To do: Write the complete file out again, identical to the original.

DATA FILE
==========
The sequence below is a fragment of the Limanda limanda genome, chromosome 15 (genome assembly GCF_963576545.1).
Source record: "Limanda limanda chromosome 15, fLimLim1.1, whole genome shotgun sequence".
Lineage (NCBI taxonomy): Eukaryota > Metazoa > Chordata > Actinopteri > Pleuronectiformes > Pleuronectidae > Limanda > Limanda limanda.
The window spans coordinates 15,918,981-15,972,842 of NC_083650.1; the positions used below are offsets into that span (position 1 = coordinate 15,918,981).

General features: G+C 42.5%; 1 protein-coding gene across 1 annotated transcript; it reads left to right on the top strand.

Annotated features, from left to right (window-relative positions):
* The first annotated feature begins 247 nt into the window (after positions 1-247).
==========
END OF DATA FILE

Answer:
The sequence below is a fragment of the Limanda limanda genome, chromosome 15 (genome assembly GCF_963576545.1).
Source record: "Limanda limanda chromosome 15, fLimLim1.1, whole genome shotgun sequence".
Lineage (NCBI taxonomy): Eukaryota > Metazoa > Chordata > Actinopteri > Pleuronectiformes > Pleuronectidae > Limanda > Limanda limanda.
The window spans coordinates 15,918,981-15,972,842 of NC_083650.1; the positions used below are offsets into that span (position 1 = coordinate 15,918,981).

General features: G+C 42.5%; 1 protein-coding gene across 1 annotated transcript; it reads left to right on the top strand.

Annotated features, from left to right (window-relative positions):
* The first annotated feature begins 247 nt into the window (after positions 1-247).